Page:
When my husband and I left religion behind for good, we did not seek out an alternative community. We didn’t explore more liberal churches such as the Unitarian Universalists. We didn’t check out any humanist organizations in the greater Portland, Ore., area. We didn’t inquire if friends knew about any secular communities. We just raised our son without religion…and slept in on Sundays.
But many people do seek out like-minded organizations for a variety of reasons. If they have recently left a church community, particularly one that disowned them, they may want to make new friends. Others seek out a community where they might learn more about their newly found non-belief. Some might want to help other people who are seeking to leave the fold as they did.
What will they find? When I did some research on what exists in Portland, I found a variety of different organizations—the Humanists of Greater Portland, a local chapter of the Center for Inquiry, a Sunday Assembly, and a local chapter of the Freedom from Religion Foundation. There was also a chapter of Americans United for the Separation Church and State but their focus is solely on this policy. As a state with a significant percentage of respondents answering “none” when asked about religious affiliation, Oregon’s various options are not surprising.
I probed further to find a number of national organizations: American Humanists Association, Center for Inquiry, Secular Coalition for America, American Atheists, United Coalition of Reason, Secular Student Alliance, Americans United for the Separation of Church and State, The Freethought Society, among many others. There are also international organizations like the Atheist Alliance International and the International Humanist and Ethical Union. Why are there so many organizations and what is the impact of this diversity on atheism?
While the word “atheism” can be traced to France in the 16th century, it was used as an insult. The Enlightenment gave cause for certain people to identify themselves as deists or atheists, but until the adoption of the Constitution of the United States, there was never any true separation of church and state. Early American deists included Thomas Paine and Ethan Allen. Helen Gardener and Robert G. Ingersoll emerged in the 19th century as popular atheist orators. The first organization in the United States that could be called a national organization for atheists was probably the American Humanist Association formed in 1941, which was an outgrowth of various humanist manifestos. People with slightly different goals formed the other various organizations that exist today. Some prefer to focus on the separation of church and state, some refuse the label atheist, and some may even want to work with liberal churches.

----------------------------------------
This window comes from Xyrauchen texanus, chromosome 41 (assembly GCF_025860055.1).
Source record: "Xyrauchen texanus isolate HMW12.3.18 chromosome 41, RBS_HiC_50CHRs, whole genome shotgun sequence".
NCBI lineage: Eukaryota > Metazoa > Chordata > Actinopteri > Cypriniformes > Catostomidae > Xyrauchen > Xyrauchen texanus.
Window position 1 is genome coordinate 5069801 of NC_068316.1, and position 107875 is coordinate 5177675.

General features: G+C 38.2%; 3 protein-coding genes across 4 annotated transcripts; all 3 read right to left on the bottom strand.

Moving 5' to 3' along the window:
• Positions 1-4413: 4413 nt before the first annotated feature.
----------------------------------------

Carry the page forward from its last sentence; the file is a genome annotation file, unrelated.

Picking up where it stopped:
It is interesting to note that some atheist organizations appear to be undergoing consolidation such as the merger of the Center for Inquiry and the Richard Dawkins Foundation for Reason and Science. The stated reason for the merger is “both organizations seek to make the world a better place for everyone by advocating for science and reason over faith and pseudoscience in all areas of public life, by defending the rights and equality of nonbelievers, and by exemplifying and acting on the values of humanism.”
Given the historical development of various atheist organizations and the likelihood of more in the future, what strategic goals could be undertaken to increase the effectiveness of this diversity of secular organizations? As it is unlikely for all of these organizations to come together to form one atheist national organization, what are the other possibilities?
The Secular Coalition of America is the closest to a “national organization” that currently exists. It has 19 different national organizations including those listed above as members. It was formed in 2002 by Herb Silverman. It formed as a 501© 4 so that it could facilitate “unlimited lobbying on behalf of nontheistic Americans.” This is an important step in the right direction. The Coalition exists to facilitate common projects among member groups. There are some additional things that could be done through this or another combination of organizations to increase the visible and cooperation of the various atheist organizations. A short list of ideas follows.
These are just a few ideas that could be undertaken if the groups wanted to coordinate more of their activities. If we want to change the percentage of “nones” in the United States, we are going to need to work hard and work together. If you are a member of an atheist organization, voice your support for this effort if you agree.
Karen L. Garst, The Faithless Feminist